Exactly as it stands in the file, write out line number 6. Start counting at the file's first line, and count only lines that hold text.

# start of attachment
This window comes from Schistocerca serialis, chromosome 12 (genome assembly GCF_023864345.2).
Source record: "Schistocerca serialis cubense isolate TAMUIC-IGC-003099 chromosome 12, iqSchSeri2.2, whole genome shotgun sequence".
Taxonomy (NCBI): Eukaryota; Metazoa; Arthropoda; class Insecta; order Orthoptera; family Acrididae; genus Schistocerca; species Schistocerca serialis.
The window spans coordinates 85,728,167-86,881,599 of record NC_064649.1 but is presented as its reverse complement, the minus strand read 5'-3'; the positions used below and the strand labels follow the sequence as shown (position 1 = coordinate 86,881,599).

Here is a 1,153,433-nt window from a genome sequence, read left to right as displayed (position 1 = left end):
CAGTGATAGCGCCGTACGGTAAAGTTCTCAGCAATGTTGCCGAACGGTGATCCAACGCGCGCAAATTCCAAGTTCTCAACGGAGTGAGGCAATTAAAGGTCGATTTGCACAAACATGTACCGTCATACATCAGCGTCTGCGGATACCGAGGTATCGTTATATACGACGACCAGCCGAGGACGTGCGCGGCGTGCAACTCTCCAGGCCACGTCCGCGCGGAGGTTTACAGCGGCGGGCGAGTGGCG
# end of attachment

CAGTGATAGCGCCGTACGGTAAAGTTCTCAGCAATGTTGCCGAACGGTGATCCAACGCGCGCAAATTCCAAGTTCTCAACGGAGTGAGGCAATTAAAGGTCGATTTGCACAAACATGTACCGTCATACATCAGCGTCTGCGGATACCGAGGTATCGTTATATACGACGACCAGCCGAGGACGTGCGCGGCGTGCAACTCTCCAGGCCACGTCCGCGCGGAGGTTTACAGCGGCGGGCGAGTGGCG